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  • Rachel Reads Ravenously
    January 1, 1970
    DNFI was listening to the audio of the book, read by the author. I have not listened to SK or watched Portlandia. I made it to about the third disc when I realized I couldn't stand this woman and didn't care about her life. I only picked this book up because it was in the GR group Our Shared Shelf.What really got me, as someone who loves animals was (view spoiler)[ the fact that she so casually admitted that no one in her family loved their old dog, all it wanted was love and hugs. So the fuck DNFI was listening to the audio of the book, read by the author. I have not listened to SK or watched Portlandia. I made it to about the third disc when I realized I couldn't stand this woman and didn't care about her life. I only picked this book up because it was in the GR group Our Shared Shelf.What really got me, as someone who loves animals was (view spoiler)[ the fact that she so casually admitted that no one in her family loved their old dog, all it wanted was love and hugs. So the fucking family decided to have the dog put down, not because it was sick, but because none of them loved it anymore or wanted to bother it. This completely and utterly disgusted me and I found the more I listened, I kept going back and thinking about that (hide spoiler)] .^^^spoiler tagged is the main reason, but the more I listened, the more I resented the author and her take on life. I don't see her as someone to look up to or aspire to.
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  • Rose Behar
    January 1, 1970
    I'm a fan of Carrie Brownstein from Portlandia, as I think probably most of the readers of this book are, so I'd like to issue a general warning that there is no insight in to her comedy prowess here, nor the creation of Portlandia, nor her motivations, her fears, her beliefs-- in fact, there's barely anything in this book at all apart from an incomplete chronological list of events and the frequent repetition of the word "insular." Is my frustration evident already? I just expected so much more I'm a fan of Carrie Brownstein from Portlandia, as I think probably most of the readers of this book are, so I'd like to issue a general warning that there is no insight in to her comedy prowess here, nor the creation of Portlandia, nor her motivations, her fears, her beliefs-- in fact, there's barely anything in this book at all apart from an incomplete chronological list of events and the frequent repetition of the word "insular." Is my frustration evident already? I just expected so much more. I didn't think she'd be a great writer, I just thought she'd be more generous in giving herself to the reader. The entire book felt like she was irritated at being probed to explain herself when in fact she chose to write a memoir, the most personal and probing act of writing there is. She left out everything that could have made the book interesting in the slightest. She didn't explore or analyze any of the major relationships in her life, often glossing over important life events with a vague, lyrical comment. She barely touched on her own thoughts, declaring that she was depressed or anxious but never why or how it felt. What did she talk about was Sleater-Kinney, but without emotional depth or interpersonal intrigue it left nothing but unbearably dry details. I understand her desire for privacy, but to be frank, privacy and restraint are the natural enemies of powerful writing. I think my irritation stems mainly from the fact that I truly believe Brownstein could have done so much better.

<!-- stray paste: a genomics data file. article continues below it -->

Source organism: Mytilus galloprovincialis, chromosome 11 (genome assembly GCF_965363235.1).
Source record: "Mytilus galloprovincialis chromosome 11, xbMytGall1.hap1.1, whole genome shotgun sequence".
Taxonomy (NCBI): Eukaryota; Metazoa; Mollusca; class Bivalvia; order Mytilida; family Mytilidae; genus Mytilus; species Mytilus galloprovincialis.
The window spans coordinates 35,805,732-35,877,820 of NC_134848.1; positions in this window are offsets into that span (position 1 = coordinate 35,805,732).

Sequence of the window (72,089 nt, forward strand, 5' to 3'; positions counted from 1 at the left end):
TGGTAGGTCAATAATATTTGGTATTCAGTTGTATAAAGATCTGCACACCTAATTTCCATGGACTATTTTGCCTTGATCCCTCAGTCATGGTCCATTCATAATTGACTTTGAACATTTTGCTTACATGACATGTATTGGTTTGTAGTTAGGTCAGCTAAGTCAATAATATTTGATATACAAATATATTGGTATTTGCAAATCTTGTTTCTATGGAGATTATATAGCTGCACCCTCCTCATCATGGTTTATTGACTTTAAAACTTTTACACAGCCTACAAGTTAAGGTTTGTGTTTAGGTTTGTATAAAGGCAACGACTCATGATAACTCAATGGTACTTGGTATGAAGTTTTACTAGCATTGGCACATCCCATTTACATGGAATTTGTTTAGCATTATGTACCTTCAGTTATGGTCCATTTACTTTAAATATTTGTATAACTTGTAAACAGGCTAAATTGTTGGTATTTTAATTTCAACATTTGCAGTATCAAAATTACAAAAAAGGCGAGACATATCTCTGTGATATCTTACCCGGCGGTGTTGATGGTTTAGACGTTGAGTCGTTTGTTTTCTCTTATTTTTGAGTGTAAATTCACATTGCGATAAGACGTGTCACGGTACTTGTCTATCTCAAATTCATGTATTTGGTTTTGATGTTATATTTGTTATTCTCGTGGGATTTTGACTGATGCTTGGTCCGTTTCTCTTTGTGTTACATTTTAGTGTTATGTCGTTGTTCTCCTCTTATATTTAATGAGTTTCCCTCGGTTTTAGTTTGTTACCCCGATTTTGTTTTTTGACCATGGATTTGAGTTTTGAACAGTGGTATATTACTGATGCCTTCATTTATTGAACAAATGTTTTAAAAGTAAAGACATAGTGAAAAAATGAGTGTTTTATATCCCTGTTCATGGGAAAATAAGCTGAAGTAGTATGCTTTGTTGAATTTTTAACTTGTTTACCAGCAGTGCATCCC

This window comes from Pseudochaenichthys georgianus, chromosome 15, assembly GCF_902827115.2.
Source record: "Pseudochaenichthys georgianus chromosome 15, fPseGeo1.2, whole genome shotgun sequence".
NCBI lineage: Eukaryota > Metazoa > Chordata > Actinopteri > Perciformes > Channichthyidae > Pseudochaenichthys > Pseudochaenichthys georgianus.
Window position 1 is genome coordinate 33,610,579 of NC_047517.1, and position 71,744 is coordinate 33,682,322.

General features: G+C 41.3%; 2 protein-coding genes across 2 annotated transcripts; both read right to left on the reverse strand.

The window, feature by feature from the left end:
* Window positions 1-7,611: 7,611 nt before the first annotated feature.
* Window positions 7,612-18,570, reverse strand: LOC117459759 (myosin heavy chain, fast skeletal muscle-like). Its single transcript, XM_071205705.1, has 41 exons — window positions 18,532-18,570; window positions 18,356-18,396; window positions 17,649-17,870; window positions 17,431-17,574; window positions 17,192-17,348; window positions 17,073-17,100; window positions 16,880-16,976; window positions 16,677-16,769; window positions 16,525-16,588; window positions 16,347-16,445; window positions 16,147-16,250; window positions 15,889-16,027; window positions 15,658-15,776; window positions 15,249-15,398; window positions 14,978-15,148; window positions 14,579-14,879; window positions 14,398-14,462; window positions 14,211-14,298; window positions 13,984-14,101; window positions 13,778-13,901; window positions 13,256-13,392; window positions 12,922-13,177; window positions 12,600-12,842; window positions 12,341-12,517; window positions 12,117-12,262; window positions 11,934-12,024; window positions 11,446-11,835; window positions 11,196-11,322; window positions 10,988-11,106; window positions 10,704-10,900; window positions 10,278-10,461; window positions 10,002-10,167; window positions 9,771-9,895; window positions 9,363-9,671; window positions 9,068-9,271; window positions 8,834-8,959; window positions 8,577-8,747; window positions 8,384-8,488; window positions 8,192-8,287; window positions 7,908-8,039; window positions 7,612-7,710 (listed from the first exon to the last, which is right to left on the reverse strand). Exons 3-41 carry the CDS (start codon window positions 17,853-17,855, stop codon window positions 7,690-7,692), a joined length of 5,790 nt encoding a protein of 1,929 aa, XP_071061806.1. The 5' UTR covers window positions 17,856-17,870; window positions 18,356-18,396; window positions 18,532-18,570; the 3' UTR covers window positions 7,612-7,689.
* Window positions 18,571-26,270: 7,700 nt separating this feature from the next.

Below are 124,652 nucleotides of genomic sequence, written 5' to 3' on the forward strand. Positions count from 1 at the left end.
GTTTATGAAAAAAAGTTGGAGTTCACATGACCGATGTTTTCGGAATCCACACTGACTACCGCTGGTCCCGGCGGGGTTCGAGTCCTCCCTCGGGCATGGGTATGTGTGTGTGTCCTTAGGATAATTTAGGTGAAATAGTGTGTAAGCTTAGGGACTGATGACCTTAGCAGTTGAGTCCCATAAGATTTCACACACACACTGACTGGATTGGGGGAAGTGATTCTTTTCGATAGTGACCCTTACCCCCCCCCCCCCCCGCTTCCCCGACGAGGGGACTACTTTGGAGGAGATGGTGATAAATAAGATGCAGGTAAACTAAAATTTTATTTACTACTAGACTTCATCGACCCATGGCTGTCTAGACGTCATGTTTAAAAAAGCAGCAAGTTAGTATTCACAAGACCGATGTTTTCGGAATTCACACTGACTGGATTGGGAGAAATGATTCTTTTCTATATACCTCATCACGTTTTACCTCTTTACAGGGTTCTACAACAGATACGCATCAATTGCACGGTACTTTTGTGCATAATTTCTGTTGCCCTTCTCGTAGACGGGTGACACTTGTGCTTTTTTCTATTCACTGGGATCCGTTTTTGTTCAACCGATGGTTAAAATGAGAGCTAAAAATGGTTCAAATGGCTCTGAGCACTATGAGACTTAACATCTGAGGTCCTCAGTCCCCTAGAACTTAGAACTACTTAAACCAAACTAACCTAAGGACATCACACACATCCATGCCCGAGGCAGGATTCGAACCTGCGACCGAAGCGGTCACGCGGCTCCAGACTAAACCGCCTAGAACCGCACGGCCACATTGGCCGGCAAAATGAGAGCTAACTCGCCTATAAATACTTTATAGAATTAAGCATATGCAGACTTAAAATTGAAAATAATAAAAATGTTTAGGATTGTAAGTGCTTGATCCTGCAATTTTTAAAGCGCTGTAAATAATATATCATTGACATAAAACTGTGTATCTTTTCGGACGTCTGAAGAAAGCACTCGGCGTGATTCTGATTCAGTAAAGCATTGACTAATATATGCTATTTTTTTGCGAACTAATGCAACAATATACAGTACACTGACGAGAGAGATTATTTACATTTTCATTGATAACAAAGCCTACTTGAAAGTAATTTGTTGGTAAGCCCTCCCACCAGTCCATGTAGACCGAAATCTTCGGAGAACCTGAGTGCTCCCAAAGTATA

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  • Tobi
    January 1, 1970
    I read it last night - review forthcoming - undeniable Nietzschean expression of feminist life force. Really great.
  • Julie
    January 1, 1970